Self-tutoring in French

By: Freya Papadakis

 Although it would be best to find a proper French tutor to help you in learning and effectively mastering the French language, it doesn't mean that there isn't anything you can do on your own to help your tutor out. In fact, with enough diligence, some people actually manage to learn languages all by themselves using some of these modern-day tools of the trade. These to-dos are recommended for those times when you want to practice French outside of your tutorial sessions, just to add to what you're being taught.

Watch French movies. Yes, the world of multi-media has long been upon us so you might as well make it educational. You can start out by watching French films with the subtitles in English (or in your preferred native language if they have it) and then eventually move on to watching French films in their original French. With enough movies, you'd actually be surprised at how well you can follow the storyline even without understanding most of the dialogue. And you'll find yourself picking up phrases, and even sentences in French that will help you. Besides, French films are said to be quite good, and who knows, you might learn more than just language by watching them.

You know how sometimes, even when you don't like a song but you hear it often enough, you realize you've memorized it already? That's right. The next tip is to listen to French music. Choose the songs that have lyrics, of course. Begin by using one album, or even just three to five songs. Keep the CD in your stereo at home, download it onto your handy music players and play them as often as you can. You can even keep them on while you're asleep and your subconscious will continue picking it up. When you think you've had just about enough of the songs, you'll find out that you can sing them out loud, word for word. Make sure you brush up on what the songs mean before you start this project, though.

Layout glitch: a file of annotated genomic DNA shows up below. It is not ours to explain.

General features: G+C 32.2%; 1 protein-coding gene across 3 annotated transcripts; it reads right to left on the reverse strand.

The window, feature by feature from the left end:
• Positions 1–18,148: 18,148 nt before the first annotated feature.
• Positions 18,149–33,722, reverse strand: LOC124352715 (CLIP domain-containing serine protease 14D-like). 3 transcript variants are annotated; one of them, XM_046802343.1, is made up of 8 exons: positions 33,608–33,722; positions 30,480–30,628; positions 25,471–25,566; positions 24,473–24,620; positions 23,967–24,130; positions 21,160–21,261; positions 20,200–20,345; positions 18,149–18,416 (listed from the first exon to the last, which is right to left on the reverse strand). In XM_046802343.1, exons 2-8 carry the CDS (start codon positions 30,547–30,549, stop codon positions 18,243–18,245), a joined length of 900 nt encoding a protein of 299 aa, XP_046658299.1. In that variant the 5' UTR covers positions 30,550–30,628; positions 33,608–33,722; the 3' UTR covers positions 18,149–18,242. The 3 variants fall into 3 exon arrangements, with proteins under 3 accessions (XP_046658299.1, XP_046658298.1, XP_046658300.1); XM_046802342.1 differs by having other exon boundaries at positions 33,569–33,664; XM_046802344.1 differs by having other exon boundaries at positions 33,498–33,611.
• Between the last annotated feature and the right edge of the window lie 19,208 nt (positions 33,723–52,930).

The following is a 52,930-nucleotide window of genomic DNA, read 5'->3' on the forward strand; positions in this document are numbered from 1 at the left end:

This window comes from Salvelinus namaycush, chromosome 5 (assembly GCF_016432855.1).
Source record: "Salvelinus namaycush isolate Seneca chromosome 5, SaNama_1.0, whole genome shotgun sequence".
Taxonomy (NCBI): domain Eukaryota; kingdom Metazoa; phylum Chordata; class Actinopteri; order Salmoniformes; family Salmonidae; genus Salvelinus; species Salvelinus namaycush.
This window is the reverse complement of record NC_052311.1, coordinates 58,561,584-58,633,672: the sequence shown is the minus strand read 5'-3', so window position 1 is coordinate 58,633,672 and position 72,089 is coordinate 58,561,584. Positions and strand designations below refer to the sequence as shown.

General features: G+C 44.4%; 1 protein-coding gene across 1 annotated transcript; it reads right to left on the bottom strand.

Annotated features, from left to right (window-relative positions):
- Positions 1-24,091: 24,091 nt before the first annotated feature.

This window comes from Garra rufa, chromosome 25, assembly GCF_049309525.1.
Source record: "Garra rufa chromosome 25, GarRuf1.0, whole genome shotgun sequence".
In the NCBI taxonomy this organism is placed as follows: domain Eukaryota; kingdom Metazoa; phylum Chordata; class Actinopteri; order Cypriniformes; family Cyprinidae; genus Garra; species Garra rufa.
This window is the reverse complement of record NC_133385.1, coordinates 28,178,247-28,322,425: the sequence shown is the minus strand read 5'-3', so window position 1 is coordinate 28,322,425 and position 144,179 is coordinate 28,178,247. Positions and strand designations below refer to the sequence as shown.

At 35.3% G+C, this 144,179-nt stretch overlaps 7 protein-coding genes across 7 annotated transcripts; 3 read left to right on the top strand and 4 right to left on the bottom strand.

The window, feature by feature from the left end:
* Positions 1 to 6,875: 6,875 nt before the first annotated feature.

Go to a restaurant. Ask for the menu and practice saying the dish and drink names quietly. Order in French, if you can, or ask your waiter how to pronounce the items you aren't sure about. While waiting or while eating (unless you're with friends), you can read a book in French. Sure, you probably won't understand most of it and you'll end up asking yourself what exactly happened, but it's good for your vocabulary. Make sure you have a handy French dictionary with you so you can look words up as you read.

One of the best things you can do is to find someone else aside from your tutor who speaks French. It has been an observation that language-learning happens best when students have the chance to practice what they are being taught. If you happen to know another person who is learning French, try getting him or her to talk to you in French, even for the most mundane things like asking each other about the weather or how to go to the restroom. Using the French you are learning in your daily life will help you a lot to remember it for a longer period of time, plus you get to exercise your tongue as you pronounce French words.

If you want an actual French tutor, or are looking to teach French, visit

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